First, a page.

Channel 10 petitions High Court against Netanyahu

Channel 10 petitions High Court against Netanyahu

News station, opposition say prime minister may have 'personal' motives for blocking deal to save failing outlet

Aaron Kalman is a former writer and breaking news editor for the Times of Israel

Channel 10 workers protest outside the Prime Minister's Office (photo credit: Yoav Ari Dudkevitch/Flash90)
Channel 10 workers protest outside the Prime Minister's Office (photo credit: Yoav Ari Dudkevitch/Flash90)

Channel 10 petitioned the High Court of Justice on Sunday, claiming Prime Minister Benjamin Netanyahu may be blocking a proposed bailout package for the cash-strapped station due to “impure motives.” Earlier in the day the opposition accused Netanyahu of waging a “personal battle” against the station.

The petition was filed on Sunday afternoon after Netanyahu failed to bring the proposed bailout plan, in the form of a bill, before his ministers at the cabinet’s weekly meeting.

The prime minister “was preventing the government’s discussion of the bill, and so eliminating any chance of implementing the plan without giving any explanation,” the petition stated. Netanyahu was doing so “even though it was clear to everyone that if the law was not passed on to the Knesset without delay Channel 10 would shut down and all its workers terminated.”

In light of these facts “the inevitable — and only — conclusion is that the decision to prevent the implementation of the professional teams’ recommendations stemmed from impure motives,” Channel 10 wrote.

Closing the station “under these circumstances — on the eve of elections and against the positions of all those involved — would be a negative landmark in the history of Israel,” the petition stated, and called for the court to interfere. It was in the best interest of the hundreds of employees for the station to remain active, but it was also important for the democratic fabric and values of the state that the bailout deal become reality, it said.

Politicians on the left accused Netanyahu on Sunday of waging a “personal battle” against the station by withholding the bailout funding it needs to survive.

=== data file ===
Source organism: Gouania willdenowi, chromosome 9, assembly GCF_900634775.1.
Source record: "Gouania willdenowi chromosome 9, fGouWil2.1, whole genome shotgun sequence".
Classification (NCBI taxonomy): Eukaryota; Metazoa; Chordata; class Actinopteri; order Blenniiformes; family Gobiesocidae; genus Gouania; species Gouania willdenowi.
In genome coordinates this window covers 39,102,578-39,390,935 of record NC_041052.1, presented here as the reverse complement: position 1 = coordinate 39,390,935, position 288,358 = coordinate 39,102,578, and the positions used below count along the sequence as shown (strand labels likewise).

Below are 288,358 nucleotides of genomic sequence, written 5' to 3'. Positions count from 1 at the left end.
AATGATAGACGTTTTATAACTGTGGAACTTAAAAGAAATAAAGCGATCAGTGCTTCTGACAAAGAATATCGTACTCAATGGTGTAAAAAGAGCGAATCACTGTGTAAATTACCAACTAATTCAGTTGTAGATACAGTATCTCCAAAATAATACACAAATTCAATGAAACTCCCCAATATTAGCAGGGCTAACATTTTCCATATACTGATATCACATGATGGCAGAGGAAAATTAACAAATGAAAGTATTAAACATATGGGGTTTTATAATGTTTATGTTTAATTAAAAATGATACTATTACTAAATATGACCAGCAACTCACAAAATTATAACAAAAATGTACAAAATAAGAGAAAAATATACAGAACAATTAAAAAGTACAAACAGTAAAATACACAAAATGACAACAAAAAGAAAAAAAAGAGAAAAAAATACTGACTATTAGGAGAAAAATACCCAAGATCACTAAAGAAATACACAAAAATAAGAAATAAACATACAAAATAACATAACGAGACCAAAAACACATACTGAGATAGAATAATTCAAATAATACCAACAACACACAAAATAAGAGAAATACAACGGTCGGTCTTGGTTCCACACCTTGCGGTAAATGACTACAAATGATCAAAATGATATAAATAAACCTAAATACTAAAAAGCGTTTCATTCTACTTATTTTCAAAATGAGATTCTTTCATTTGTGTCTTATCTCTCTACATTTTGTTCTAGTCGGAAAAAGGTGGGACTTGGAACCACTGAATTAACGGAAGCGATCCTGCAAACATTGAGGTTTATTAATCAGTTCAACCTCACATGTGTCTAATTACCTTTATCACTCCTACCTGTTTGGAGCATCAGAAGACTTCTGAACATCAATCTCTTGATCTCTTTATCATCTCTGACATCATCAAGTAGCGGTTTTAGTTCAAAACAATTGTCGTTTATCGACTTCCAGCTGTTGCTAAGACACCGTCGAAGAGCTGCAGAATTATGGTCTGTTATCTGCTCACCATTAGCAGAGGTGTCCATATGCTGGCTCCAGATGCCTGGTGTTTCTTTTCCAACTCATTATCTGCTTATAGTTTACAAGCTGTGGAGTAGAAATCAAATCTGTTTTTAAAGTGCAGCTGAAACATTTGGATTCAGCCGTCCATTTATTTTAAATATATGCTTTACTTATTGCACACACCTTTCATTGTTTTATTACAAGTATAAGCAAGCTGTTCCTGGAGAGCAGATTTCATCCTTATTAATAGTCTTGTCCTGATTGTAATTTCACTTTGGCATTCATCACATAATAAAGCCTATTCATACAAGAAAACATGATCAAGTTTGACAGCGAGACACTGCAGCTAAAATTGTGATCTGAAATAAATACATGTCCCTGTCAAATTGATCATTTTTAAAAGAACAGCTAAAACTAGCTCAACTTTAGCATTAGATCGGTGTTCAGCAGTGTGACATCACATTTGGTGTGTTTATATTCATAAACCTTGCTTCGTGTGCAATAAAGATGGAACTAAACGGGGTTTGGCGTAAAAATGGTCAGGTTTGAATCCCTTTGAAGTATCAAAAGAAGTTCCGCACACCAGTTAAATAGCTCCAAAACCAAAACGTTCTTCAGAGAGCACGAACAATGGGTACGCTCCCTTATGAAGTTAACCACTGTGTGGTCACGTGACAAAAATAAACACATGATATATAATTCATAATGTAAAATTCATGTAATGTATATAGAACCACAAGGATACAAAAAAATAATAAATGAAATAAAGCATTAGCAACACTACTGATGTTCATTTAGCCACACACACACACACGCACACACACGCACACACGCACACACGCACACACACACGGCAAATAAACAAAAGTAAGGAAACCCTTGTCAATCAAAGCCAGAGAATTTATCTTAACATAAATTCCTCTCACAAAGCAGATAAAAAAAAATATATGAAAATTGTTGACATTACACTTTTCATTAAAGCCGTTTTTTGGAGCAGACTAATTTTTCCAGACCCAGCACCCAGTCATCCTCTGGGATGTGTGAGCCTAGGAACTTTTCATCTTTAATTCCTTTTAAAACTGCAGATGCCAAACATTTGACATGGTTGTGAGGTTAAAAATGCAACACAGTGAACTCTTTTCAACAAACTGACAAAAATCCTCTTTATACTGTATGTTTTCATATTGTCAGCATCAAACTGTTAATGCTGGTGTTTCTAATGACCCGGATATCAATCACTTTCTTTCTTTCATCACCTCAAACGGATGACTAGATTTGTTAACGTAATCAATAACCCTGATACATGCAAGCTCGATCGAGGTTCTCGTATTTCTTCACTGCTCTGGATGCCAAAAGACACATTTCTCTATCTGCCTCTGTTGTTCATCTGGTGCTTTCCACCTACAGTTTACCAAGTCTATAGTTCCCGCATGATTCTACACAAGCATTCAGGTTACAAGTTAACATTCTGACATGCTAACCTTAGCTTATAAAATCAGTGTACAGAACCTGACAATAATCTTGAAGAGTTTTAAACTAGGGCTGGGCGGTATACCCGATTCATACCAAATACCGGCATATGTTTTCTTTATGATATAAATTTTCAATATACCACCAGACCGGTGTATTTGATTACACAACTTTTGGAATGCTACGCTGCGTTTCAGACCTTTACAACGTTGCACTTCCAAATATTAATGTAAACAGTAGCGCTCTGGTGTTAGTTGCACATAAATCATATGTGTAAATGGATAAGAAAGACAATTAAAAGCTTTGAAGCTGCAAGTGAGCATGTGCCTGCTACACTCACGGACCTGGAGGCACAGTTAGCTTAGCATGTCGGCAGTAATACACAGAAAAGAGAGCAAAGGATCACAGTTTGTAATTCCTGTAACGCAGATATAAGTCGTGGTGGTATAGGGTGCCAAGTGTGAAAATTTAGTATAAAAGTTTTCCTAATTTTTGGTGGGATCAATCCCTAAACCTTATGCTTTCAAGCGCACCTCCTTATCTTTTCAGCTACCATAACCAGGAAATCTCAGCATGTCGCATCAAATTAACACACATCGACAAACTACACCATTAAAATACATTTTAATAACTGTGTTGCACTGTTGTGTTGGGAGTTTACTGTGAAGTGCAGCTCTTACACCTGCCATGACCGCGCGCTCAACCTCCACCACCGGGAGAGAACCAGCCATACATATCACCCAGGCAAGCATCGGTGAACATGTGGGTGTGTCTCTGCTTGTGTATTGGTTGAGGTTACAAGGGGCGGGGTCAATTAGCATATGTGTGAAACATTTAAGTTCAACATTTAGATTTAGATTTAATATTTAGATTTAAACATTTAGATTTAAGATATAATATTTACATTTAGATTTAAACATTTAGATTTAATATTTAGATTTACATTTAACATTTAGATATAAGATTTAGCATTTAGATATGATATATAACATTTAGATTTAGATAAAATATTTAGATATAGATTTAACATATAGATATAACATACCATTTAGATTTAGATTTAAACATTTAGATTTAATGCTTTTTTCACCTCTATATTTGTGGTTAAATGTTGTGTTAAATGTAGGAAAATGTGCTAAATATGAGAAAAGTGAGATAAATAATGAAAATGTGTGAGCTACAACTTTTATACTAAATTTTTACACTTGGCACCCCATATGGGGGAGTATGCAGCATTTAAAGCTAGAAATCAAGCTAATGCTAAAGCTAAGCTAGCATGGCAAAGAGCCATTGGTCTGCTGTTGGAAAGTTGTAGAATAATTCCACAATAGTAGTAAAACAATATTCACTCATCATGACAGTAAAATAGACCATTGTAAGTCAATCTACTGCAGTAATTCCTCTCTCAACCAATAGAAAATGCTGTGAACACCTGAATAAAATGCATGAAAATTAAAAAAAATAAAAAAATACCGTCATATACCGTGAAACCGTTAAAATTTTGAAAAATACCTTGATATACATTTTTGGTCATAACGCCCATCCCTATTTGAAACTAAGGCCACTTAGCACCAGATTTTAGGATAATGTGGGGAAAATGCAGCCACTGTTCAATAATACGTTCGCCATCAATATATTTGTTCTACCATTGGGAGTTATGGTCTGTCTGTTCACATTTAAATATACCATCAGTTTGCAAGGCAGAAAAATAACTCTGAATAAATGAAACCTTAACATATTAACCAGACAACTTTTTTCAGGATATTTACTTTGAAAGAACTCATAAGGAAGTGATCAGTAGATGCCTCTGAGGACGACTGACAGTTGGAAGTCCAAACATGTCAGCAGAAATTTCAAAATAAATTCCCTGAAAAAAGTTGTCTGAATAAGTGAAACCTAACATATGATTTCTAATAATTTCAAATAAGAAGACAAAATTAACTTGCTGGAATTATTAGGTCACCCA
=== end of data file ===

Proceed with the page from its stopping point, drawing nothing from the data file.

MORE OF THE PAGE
Late Saturday the station’s board of directors said it would delay by a couple of days the planned firing of all its employees as it attempted to negotiate with the government for a deal that would let it continue operating.

On Saturday night Harel Locker of the Prime Minister’s Office arrived at a meeting of the station’s board of directors and asked them to wait an additional week before sending out dismissal notices. The board declined, but decided to postpone the move for 48 more hours.

The prime minister is “working personally to shut down Channel 10,” Labor head Shelly Yachimovich told reporters, “despite detailed agreements” that were reached in an attempt to save Channel 10.” Netanyahu wanted it closed “simply because the channel doesn’t serve his interests on the eve of elections and [instead] insists on journalism,” she added.

Netanyahu’s office’s latest attempt to push off the firing of hundreds of the station’s employees wasn’t a surprise, Yachimovich said. Netanyahu planned to “toss them a few bones” and bring Channel 10 “down on its hands and knees to beg for its life until election day, using threats and fear to force reporters to give him positive coverage,” she said.

On Thursday Channel 10 announced it would give its employees their two-week notices on Saturday night, thus paving the way for the station to close at the end of December if the government does not sign off on a deal to save the property.

Earlier this month, the television outlet’s owners and the government reached an agreement by which the state would loan the channel NIS 65 million ($17 million) to enable the company to pay back the massive debt it has accumulated, comprising mostly state royalties and licensing fees.

However, the cabinet must still approve the deal before December 31.

“The prime minister is shutting down Channel 10,” the station said in a statement last week, upon announcing the firings. “The prime minister … refuses to bring before the Knesset the law that was formulated and agreed upon to extend the network’s franchise. Therefore the Board of Directors…will meet on Saturday…in order to decide about the closing [of the station] on December 31, and to recommend to management to conduct the orderly dismissal of of all station employees, effective immediately upon conclusion of our broadcast on Monday, December 31.”

Michal Shmulovich and Asher Zeiger contributed to this report.

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